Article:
Three weeks we were there, and not a dead day. There was always something to do, somewhere to go, friends to meet, old familiar haunts to visit, changes to note. All through the long, drawn-out Scandinavian summer days and the short, somewhat cooler, Scandinavian summer nights.

Everybody we met told us how lucky we were with the weather. July, they said, shaking their heads. June, they sighed, shivering. But August – in August the sun shone. It shone almost every day we were home. And every day we checked the weather apps for Brussels and saw: cloudy, overcast, chance of rain, thunder. With what Schadenfreud we looked up from our smartphones and congratulated one another on having come home for our holidays! This, we told each other, this is what it’s really like. (Forgetting the rain and the storm and the ice in the winter, forgetting the long, dark nights punctuated by short dull days.) No, no, this, this is home.

Places resonate, especially places one has visited many times before, where things have happened and the fabric of the place is dense with memory. Here’s one such. Trädgårdsföreningen – the Garden Society park.

Caldera
Caldera
This summer it was enriched with a temporary display – in association with the open-air sculpture park at Pilane on Tjörn – of apparently abstract sculptures by Tony Cragg.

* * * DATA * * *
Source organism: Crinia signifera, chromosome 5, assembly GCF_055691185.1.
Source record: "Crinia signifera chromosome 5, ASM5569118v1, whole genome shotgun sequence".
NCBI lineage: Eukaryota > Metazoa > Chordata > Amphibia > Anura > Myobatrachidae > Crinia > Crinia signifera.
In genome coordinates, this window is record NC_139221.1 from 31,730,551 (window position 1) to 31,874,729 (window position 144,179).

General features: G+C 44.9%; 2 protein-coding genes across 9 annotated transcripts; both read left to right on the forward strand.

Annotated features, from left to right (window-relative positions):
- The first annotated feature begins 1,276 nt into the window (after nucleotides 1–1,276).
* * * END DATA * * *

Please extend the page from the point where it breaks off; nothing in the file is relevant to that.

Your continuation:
Caldera - detail
Caldera – detail
Only apparently abstract, because after you’ve stared at them for some time you suddenly see a face, a profile, a nose and lips, a chin and a forehead, and then you realise there are faces everywhere in the sculptures, smiling, frowning, gazing profoundly or blankly into the middle distance. Knock on one, hear its tone.

Points of view
Points of view
“Caldera”, “Points of View”, “Mixed Feelings”. Good titles.

I saw the sculptures my first Monday at home in Gothenburg, and again on my last Thursday. My last Thursday after sitting by the Bältespännar fountain just outside the park entrance, watching a piece of performance art being filmed.

Performance art in progressA woman dressed and made-up to look like a statue, a living statue, walking slowly, meditatively in a wide circle around the fountain past the children playing in the spray of the water, past the young families, past the schoolchildren in a group with their teacher. Followed and filmed, not just by her own two cameramen, not just by me, but also by the families, by the schoolchildren, by random passers-by with their mobile phones.

Performance art in progress - audienceAnd back in the park, that first Monday, beyond Tony Cragg’s sculptures, beyond the palm house, in the rose garden with more fountains and children playing. I sat on a bench in the sun next to a mother with her young son. As he ran about, she followed him with her eyes and sometimes her voice, calling out in a language not Swedish. An older man sitting along the bench from her asks, is that Portuguese?

She laughs and tells him, no, it’s Bulgarian.